Source: Business Line
1 May 2014
Mumbai, May 1: Despite the high-profile criticism on India’s trade practices in some quarters, the United States government has decided not to rock the boat, and has instead stuck with its earlier classification on India in its latest “Special 301 report”, issued on Wednesday in the US.
The US Trade Representative’s (USTR) report that grades its trading partners has put India on its “priority watch list”, along with countries like China, Thailand, Argentina and Russia. The report added that it would conduct “out of cycle reviews” on India. These reviews are a USTR tool for an exchange on IPR (intellectual property right) concerns, that had come to a boil between the two countries.
IPR, which involves protecting data collected during research, for instance, has been a bone of contention between India and the US, specially after a couple of key IP related court judgments went against big pharmaceutical companies Novartis and Bayer.
“In the coming months, the United States will redouble its efforts to seek opportunities for meaningful, sustained, and effective engagement on IP-related matters with the new government, including at senior levels and through technical exchanges, that will both improve IP protection and enforcement in India, and support India’s efforts to achieve a “Decade of Innovation” and advance its legitimate public policy goals,” the report said.
These opportunities include strengthening IP-related discussions between US and Indian government officials; facilitating regular exchanges among IP-intensive industries and both governments; initiating cooperative efforts to combat piracy; and working with the Government of India to encourage the private sector to establish an IP-related task force under the US-India CEO Forum. To further encourage progress on IPR issues of concern, USTR will publish a Federal Register notice and initiate an Out-of-Cycle Review (OCR) of India in the fall of 2014, commencing an assessment of the progress in that engagement, it added.
Patents and Piracy
Expressing concern over online piracy in India, the report cited a McKinsey study dated December 2012 that said India’s Internet user base was the third largest in the world, with 120 million users, and by 2015, India will have the world’s second largest user base, estimated at 330-370 million Internet users. “This trend makes it all the more imperative that India incorporate into its legal system more effective measures to counter online piracy, including appropriate notice-and-takedown procedures and other efficient mechanisms for rights holders to seek removal of infringing content from websites, consistent with international best practices.”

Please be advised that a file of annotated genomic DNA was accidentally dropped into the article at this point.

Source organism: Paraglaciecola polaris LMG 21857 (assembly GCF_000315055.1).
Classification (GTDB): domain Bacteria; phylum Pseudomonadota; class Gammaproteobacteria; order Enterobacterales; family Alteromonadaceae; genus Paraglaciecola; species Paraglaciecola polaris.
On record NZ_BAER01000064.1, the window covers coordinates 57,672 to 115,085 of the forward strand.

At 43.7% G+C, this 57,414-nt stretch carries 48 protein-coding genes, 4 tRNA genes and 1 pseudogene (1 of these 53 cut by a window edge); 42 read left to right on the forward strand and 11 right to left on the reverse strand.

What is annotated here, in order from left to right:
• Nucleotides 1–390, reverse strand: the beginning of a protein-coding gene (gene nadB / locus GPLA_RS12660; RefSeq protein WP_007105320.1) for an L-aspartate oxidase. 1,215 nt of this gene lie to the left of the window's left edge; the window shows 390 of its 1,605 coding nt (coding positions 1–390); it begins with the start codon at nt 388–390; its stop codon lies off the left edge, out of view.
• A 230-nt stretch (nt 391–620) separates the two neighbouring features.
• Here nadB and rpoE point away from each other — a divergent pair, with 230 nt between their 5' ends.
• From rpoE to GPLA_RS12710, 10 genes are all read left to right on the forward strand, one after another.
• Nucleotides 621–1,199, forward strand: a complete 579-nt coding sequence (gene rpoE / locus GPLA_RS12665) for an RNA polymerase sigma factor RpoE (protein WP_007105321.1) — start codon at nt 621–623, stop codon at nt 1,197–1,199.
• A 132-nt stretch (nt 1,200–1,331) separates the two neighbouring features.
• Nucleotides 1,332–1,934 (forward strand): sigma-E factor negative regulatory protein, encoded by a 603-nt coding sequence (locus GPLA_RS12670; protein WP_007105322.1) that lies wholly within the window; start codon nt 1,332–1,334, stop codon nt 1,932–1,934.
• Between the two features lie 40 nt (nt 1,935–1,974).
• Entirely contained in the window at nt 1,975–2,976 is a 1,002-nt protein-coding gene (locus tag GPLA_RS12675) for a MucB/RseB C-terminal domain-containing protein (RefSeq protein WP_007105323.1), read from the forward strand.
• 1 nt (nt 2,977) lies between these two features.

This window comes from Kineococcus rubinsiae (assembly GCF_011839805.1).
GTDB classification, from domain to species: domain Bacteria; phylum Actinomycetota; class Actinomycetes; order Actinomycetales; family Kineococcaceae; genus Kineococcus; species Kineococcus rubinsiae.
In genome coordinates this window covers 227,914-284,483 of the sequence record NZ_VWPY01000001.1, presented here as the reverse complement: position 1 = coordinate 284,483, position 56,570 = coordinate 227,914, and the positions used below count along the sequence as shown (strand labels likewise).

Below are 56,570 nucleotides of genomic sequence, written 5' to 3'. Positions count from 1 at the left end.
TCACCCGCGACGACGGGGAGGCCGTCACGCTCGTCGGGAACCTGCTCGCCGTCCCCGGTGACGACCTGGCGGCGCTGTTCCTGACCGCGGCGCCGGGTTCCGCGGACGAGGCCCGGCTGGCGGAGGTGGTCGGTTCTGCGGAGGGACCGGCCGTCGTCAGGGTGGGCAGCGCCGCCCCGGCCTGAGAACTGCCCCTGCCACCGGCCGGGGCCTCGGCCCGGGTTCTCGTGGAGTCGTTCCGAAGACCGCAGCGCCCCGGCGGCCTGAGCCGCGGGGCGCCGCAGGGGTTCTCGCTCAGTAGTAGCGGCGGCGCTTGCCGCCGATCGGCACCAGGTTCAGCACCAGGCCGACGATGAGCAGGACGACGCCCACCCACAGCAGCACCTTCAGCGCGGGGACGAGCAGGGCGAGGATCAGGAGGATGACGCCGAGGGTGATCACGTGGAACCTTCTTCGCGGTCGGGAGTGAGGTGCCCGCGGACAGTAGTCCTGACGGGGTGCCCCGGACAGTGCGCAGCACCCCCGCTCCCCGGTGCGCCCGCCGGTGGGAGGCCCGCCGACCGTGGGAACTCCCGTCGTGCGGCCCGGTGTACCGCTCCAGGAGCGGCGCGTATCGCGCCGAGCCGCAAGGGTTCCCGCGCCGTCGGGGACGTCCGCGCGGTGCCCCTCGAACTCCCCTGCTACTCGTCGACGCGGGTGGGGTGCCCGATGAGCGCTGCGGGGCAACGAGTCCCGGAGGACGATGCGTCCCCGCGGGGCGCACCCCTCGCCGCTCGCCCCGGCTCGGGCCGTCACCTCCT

Tracing the several IP-related cases India witnessed, the report says, “The United States also notes with concern the continuing challenges involved with enforcement of patent rights in India, including challenges that patent holders face in securing injunctions against firms that manufacture patented inventions without authorization from the patent holder. Additionally, when approving such manufacture without authorisation, Indian state governmental authorities reportedly do not have a mechanism to confirm whether the item to be manufactured is under patent,” it said, adding that recent cases such as Merck v Glenmark and Cipla . Roche illustrated this problem and underscore the need for greater regulatory coordination between officials in state and central governments.
“Finally, the United States also urges India to provide an effective system for protecting against unfair commercial use, as well as unauthorized disclosure, of undisclosed test or other data generated to obtain marketing approval for pharmaceutical and agricultural chemical products, and to ensure that such a system applies to all pharmaceutical products and not just traditional Indian medicines. It is noteworthy, however, that the Pesticides Management Bill, currently before Parliament, includes provisions for data protection of agricultural chemicals for five years, although that time period begins with the product’s first marketing approval anywhere in the world. Meanwhile, data protection for pharmaceuticals remains under consideration by the Ministry of Health and Family Welfare. Without these types of protections in place against the unfair commercial use of clinical test data, companies in India reportedly are able to copy certain pharmaceutical products and seek immediate government approval for marketing based on the original developer’s data,” the report said.